MySQL
Security

The Data You‘ve Left Behind – an Attacker‘s Perspective

Author: Lukas Vileikis
Length: 9 MINS
Type: Guide
Date: 2022-12-28
As developers, we see a lot of data passing through our hands – according to multiple sources on the web (Statista and others), the total amount of data on the web is counted in tens of zettabytes – one zettabyte is a thousand petabytes (PB), and 1 petabyte amounts to a 1000 terabytes (TB.)

Some of the data is data we presently work with, while some of the data amounts to our older projects – projects we have most likely reworked, buried, learned from, and projects that never saw the light of day. All of that data is very important – partly because we‘ve learned how to build more powerful applications, but it‘s also very valuable for an attacker that‘s interested in stealing everything we‘ve worked so hard for. In this blog, we will take you through the darker alley of your data – from an attacker‘s perspective.

What‘s Important For the Attacker?

No matter what kind of project you find yourself working on, always keep in mind that attackers are after a couple of things:

  • The data related to the customers using the product – such data frequently consists of email addresses, usernames, and IP addresses. All of those data classes are vital to attackers because they can be used to mount identity theft attacks. Identity theft attacks usually lead to data breaches of other services as well and the cycle repeats.
  • The data related to the product itself – such data includes data related to the intellectual property of the company: depending on the aim of the attacker, they might be interested in how the product is built, what kind of technology is in use, whether a website the product is based on is running outdated software, etc.
  • Any data that should have been deleted, but hasn‘t – such data may include data from archives, backups, or other services related to the product that are easily accessible online (think CDNs, unsecured backup storage locations, etc.)

All attackers are interested in the data that the company owns, as well as the data that has been „left behind“, so to speak. That‘s why we should always strive not only to protect our application but protect our database from upcoming threats as well.

What‘s Important for Us?

Just as there are things that are vital for an attacker to focus on, there are things developers and data analysts should focus on as well. Some of the things we should focus on should obviously include the security of our application and databases, not storing unnecessary data inside of the databases, and, if deemed necessary, taking care of certifying the application with ISO 27001, HIPAA, or other certificates, depending on the industry that the product is operating in.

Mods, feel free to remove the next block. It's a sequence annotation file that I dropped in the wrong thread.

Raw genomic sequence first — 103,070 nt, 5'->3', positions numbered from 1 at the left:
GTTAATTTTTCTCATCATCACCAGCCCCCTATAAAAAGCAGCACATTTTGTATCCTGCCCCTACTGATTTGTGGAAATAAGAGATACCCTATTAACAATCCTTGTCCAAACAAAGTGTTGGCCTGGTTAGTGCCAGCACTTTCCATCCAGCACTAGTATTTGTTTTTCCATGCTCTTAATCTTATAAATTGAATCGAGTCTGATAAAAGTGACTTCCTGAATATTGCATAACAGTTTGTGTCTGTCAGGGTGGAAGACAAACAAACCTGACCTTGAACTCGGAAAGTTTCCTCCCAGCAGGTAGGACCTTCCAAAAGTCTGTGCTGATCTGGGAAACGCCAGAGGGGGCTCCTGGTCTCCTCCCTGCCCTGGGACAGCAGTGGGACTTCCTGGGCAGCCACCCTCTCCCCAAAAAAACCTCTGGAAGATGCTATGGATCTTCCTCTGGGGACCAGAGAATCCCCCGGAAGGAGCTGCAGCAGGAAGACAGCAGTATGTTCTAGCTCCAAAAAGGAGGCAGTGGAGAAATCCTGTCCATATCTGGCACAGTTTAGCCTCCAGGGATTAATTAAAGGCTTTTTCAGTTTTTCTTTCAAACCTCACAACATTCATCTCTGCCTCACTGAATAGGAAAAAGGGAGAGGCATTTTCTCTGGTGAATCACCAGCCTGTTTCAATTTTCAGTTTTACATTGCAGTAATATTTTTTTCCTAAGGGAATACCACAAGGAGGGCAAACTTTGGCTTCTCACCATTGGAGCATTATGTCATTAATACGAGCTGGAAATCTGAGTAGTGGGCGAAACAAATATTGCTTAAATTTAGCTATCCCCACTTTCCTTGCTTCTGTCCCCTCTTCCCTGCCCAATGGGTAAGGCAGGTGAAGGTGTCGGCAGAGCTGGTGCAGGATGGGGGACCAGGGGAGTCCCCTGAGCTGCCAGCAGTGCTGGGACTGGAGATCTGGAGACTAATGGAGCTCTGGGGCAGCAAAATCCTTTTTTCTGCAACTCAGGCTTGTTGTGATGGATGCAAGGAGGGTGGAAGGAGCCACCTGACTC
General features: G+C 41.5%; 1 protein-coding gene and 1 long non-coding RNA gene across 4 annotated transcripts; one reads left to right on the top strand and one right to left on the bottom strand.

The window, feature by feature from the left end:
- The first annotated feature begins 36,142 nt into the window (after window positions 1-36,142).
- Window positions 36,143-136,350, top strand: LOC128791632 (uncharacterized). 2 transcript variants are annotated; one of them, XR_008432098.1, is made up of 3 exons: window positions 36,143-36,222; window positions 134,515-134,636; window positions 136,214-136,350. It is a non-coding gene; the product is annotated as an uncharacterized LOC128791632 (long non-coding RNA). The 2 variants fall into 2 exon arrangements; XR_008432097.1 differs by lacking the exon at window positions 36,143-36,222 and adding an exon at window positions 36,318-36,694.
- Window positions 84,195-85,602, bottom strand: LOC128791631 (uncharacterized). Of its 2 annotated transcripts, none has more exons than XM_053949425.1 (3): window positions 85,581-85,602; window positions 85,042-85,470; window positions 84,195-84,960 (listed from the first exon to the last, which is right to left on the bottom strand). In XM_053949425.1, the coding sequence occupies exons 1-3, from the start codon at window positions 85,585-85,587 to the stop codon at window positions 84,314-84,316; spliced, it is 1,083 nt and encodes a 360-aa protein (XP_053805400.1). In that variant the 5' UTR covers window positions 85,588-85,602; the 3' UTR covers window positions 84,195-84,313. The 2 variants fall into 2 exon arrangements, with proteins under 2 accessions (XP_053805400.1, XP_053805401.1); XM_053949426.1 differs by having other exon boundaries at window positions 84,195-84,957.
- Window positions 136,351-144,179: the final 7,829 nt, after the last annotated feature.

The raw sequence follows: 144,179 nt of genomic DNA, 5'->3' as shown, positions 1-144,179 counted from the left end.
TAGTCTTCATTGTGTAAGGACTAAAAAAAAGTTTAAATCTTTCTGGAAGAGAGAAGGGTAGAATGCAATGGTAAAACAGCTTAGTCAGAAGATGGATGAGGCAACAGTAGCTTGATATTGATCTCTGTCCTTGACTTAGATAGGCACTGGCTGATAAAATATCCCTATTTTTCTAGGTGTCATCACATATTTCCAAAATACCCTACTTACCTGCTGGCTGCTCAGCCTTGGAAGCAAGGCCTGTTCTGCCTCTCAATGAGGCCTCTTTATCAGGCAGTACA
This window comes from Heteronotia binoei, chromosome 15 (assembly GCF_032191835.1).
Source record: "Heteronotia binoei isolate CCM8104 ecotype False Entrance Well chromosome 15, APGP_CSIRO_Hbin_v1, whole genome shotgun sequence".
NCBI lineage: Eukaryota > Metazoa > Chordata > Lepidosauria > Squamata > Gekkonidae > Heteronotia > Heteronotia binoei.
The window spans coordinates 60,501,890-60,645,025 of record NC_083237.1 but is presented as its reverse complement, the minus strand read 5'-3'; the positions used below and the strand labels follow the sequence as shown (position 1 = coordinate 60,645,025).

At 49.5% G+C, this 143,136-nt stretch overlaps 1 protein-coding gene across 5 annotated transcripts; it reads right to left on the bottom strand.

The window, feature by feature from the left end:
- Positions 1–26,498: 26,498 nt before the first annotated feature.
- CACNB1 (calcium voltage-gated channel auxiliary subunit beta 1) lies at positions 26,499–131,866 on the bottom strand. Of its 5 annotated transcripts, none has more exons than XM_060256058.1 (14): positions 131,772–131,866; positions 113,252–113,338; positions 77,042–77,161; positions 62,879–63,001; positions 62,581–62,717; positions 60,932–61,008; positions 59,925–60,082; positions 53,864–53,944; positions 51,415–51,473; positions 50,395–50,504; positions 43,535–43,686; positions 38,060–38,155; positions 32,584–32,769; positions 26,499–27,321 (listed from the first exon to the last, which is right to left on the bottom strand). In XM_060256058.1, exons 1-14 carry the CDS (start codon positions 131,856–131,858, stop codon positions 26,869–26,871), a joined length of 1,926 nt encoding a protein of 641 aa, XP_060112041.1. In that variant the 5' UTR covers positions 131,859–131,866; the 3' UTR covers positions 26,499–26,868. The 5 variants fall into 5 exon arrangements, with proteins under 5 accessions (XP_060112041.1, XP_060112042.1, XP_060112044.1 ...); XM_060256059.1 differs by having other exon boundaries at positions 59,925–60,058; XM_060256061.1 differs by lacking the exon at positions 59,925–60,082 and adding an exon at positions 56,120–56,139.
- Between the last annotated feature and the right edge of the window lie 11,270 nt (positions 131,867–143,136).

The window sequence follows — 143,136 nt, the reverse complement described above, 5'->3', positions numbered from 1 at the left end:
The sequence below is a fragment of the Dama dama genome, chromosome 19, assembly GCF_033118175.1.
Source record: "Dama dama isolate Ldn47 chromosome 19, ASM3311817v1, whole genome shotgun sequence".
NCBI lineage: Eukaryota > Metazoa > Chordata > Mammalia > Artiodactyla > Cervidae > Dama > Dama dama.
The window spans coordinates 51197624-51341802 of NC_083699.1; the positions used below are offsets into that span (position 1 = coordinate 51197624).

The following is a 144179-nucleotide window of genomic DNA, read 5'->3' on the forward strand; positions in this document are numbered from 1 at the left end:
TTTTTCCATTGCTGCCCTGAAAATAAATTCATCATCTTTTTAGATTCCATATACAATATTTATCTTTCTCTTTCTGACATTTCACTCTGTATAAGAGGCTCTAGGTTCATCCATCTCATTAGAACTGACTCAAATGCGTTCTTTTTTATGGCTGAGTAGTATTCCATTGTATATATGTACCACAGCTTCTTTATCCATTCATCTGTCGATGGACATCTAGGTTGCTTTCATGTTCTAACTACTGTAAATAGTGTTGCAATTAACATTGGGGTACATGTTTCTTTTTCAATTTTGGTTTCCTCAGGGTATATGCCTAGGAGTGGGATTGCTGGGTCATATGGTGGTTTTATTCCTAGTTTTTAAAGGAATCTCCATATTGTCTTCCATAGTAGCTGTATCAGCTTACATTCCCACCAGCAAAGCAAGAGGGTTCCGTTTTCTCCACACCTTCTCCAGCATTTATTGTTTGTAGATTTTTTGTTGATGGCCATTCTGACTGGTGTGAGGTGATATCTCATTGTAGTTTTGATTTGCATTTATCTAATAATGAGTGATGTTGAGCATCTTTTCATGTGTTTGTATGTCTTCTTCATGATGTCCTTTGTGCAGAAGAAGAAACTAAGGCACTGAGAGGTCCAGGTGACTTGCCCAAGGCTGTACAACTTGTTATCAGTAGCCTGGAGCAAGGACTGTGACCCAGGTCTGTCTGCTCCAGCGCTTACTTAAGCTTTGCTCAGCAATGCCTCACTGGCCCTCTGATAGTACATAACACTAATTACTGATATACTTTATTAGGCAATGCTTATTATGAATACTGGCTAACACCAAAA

However, as time goes on we will probably notice that some things are of more importance than others – one of the most crucial things for us to focus on would be databases and the data within them.

The Data Left Behind in Your Databases

There‘s a good reason security and privacy experts advise us to follow security regulations like GDPR, ISO 27001 and the like – such security regulations put stringent requirements on how should a company deal with data and secure it and some of the regulations (especially GDPR) are especially strict about storing unnecessary data - the more unnecessary data we leave behind unattended, the easier it is for an attacker to cause harm to our systems.

There’s no need to worry, though - a little bit of knowledge about application security and knowing your way around SQL clients will come a long way. Proper SQL clients come with the following features to help us deal with data:

  • They make it easy for us to import data into our database of choice.
  • Most of them let us observe the tables, columns, events, and triggers related to a certain database. Some SQL clients also let us observe stored procedures and do other things. Here‘s how everything looks like when DbVisualizer is being used:
Observing a Database with DbVisualizer.

↑  Image 1 - Observing a Database with DbVisualizer

SQL clients provide us with everything necessary to ensure the availability, security, and performance of our database instances – no matter what kind of DBMS we‘re running, a good SQL client supports them all and then some. All good SQL clients will provide us with the ability to view the data types specific to our tables, and some will even let us edit the data within our tables like a spreadsheet.

We should be very careful with data, though – while on one front it can be useful for certain operations, we can rest assured that any data left behind in a database can be re-used to target another application once a data breach occurs. That‘s why unattended data left behind serves another purpose for an attacker – the more such data a company possesses, the bigger the possibility of a successful credential-stuffing attack.

Credential stuffing attacks are often a direct result of attackers abusing the data stolen from other systems – it‘s an attack where credentials stolen from one service are used to access another, often unrelated, service as well.